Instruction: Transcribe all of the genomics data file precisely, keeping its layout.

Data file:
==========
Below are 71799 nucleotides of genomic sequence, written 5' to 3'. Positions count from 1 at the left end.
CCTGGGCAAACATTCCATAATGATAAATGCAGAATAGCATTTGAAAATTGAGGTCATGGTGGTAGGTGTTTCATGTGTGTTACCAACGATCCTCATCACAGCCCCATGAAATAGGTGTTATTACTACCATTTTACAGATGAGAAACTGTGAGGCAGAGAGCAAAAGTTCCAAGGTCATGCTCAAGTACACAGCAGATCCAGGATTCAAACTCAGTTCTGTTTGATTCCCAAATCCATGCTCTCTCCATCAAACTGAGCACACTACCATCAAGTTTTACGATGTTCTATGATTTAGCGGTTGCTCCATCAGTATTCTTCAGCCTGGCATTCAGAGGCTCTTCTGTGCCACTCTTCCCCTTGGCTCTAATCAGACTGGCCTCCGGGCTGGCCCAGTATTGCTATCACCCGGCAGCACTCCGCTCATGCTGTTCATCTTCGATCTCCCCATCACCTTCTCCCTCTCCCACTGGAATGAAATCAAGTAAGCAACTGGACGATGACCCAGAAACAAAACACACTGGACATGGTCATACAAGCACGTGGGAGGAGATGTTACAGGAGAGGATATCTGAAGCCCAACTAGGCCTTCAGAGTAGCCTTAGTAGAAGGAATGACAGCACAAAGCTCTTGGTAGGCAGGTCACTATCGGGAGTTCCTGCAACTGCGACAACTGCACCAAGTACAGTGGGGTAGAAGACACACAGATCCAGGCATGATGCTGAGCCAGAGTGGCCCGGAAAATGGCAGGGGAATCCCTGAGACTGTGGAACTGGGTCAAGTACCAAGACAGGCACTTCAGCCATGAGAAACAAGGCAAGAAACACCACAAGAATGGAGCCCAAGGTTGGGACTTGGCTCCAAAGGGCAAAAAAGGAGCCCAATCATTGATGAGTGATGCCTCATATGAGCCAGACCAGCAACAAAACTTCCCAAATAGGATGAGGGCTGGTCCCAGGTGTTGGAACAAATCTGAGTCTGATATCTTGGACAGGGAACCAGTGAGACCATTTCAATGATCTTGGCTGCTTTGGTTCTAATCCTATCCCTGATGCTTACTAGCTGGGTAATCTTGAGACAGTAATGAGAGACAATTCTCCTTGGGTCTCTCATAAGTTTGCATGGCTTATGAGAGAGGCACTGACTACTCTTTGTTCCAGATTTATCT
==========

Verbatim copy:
Below are 71799 nucleotides of genomic sequence, written 5' to 3'. Positions count from 1 at the left end.
CCTGGGCAAACATTCCATAATGATAAATGCAGAATAGCATTTGAAAATTGAGGTCATGGTGGTAGGTGTTTCATGTGTGTTACCAACGATCCTCATCACAGCCCCATGAAATAGGTGTTATTACTACCATTTTACAGATGAGAAACTGTGAGGCAGAGAGCAAAAGTTCCAAGGTCATGCTCAAGTACACAGCAGATCCAGGATTCAAACTCAGTTCTGTTTGATTCCCAAATCCATGCTCTCTCCATCAAACTGAGCACACTACCATCAAGTTTTACGATGTTCTATGATTTAGCGGTTGCTCCATCAGTATTCTTCAGCCTGGCATTCAGAGGCTCTTCTGTGCCACTCTTCCCCTTGGCTCTAATCAGACTGGCCTCCGGGCTGGCCCAGTATTGCTATCACCCGGCAGCACTCCGCTCATGCTGTTCATCTTCGATCTCCCCATCACCTTCTCCCTCTCCCACTGGAATGAAATCAAGTAAGCAACTGGACGATGACCCAGAAACAAAACACACTGGACATGGTCATACAAGCACGTGGGAGGAGATGTTACAGGAGAGGATATCTGAAGCCCAACTAGGCCTTCAGAGTAGCCTTAGTAGAAGGAATGACAGCACAAAGCTCTTGGTAGGCAGGTCACTATCGGGAGTTCCTGCAACTGCGACAACTGCACCAAGTACAGTGGGGTAGAAGACACACAGATCCAGGCATGATGCTGAGCCAGAGTGGCCCGGAAAATGGCAGGGGAATCCCTGAGACTGTGGAACTGGGTCAAGTACCAAGACAGGCACTTCAGCCATGAGAAACAAGGCAAGAAACACCACAAGAATGGAGCCCAAGGTTGGGACTTGGCTCCAAAGGGCAAAAAAGGAGCCCAATCATTGATGAGTGATGCCTCATATGAGCCAGACCAGCAACAAAACTTCCCAAATAGGATGAGGGCTGGTCCCAGGTGTTGGAACAAATCTGAGTCTGATATCTTGGACAGGGAACCAGTGAGACCATTTCAATGATCTTGGCTGCTTTGGTTCTAATCCTATCCCTGATGCTTACTAGCTGGGTAATCTTGAGACAGTAATGAGAGACAATTCTCCTTGGGTCTCTCATAAGTTTGCATGGCTTATGAGAGAGGCACTGACTACTCTTTGTTCCAGATTTATCT